The TSL Leadership Series focuses on men and women of color who are blazing a trail through the world of sports. Athletes, coaches, executives and media personalities are some of those who are leading the charge and driving success both on and off the field of play.
At 36 years old, track and field icon Carmelita Jeter still holds the distinction of being recognized as “the fastest woman in the world.” She's still battling Father Time, ripping up the track with younger girls and chasing gold medals.
Carmelita’s star was never brighter than at the London Games in 2012 where she won a gold by anchoring the US Olympic 4x100m record-smashing relay team. She also joined the legendary Flo Jo as the only athletes to ever medal in both the 100m and 200m race at an Olympic Games (at the time), taking home a Silver in the 100m and a Bronze in the 200m.
Jeter holds three of the top 10 fastest 100m times ever run in competition, and she’s always a threat to win an IAAF World Championship. She didn’t qualify for the 2016 Summer Olympics in Rio, but she is still running competitively, still continuing to bounce back like a rubber band from from injury and still breaking down doors in track and field as well as improving the lives of people around the globe through her work in support of Breast Cancer Research.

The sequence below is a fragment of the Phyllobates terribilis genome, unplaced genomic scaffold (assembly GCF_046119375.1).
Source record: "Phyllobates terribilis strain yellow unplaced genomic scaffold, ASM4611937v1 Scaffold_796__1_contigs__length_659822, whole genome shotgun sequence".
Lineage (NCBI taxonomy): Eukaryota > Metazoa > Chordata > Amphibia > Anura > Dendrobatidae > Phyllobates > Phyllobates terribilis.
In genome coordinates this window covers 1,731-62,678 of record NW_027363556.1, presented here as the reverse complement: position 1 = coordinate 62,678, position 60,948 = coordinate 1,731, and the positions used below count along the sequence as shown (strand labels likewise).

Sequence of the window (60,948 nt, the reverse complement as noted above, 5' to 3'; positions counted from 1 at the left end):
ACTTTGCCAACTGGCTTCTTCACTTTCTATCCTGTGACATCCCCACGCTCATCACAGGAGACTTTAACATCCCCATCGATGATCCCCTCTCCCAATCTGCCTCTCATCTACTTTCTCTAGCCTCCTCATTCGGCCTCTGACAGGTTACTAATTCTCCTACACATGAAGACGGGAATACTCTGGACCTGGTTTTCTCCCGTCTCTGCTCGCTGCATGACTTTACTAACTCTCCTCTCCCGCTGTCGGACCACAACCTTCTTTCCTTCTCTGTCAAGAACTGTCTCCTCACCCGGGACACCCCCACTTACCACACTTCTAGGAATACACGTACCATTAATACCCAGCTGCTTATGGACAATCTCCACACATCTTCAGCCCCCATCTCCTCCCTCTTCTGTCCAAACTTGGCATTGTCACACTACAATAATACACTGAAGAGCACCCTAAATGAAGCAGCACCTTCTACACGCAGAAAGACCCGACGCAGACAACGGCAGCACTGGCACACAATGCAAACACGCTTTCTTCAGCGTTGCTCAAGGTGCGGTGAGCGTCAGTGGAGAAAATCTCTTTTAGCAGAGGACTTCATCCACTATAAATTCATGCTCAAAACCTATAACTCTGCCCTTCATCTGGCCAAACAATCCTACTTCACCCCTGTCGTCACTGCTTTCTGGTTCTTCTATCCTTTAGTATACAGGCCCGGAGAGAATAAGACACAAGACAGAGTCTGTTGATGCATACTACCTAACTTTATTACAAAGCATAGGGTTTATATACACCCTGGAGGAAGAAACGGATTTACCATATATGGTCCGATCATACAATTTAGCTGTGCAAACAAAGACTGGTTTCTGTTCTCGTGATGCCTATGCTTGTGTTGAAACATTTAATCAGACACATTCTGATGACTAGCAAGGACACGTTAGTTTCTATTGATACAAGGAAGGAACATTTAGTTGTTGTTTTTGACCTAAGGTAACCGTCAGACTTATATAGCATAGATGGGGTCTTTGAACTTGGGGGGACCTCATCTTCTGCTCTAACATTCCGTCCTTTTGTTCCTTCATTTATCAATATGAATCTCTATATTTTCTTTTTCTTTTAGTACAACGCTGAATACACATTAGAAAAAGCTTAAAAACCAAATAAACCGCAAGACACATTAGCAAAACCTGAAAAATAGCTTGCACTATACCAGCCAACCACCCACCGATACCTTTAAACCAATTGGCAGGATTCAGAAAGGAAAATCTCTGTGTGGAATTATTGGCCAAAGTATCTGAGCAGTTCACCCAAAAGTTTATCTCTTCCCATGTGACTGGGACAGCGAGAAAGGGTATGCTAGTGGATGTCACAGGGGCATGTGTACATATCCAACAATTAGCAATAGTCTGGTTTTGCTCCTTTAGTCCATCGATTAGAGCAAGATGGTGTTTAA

After her aunt Brenda Washington passed from cancer in 2012, it inspired Carmelita to make it her mission to help find a cure for cancer. She partnered with Nike to design hot pink spikes that she wears during each race in support of Breast Cancer research.
In 2014, Carmelita was named the official Ambassador for Susan G. Komen’s California Circle of Promise Initiative designed to promote breast cancer awareness among African American women.
Entering 2017 with nothing left to prove on a track field, Jeter's blazing competitive fire keeps her running and hustling for the good of mankind.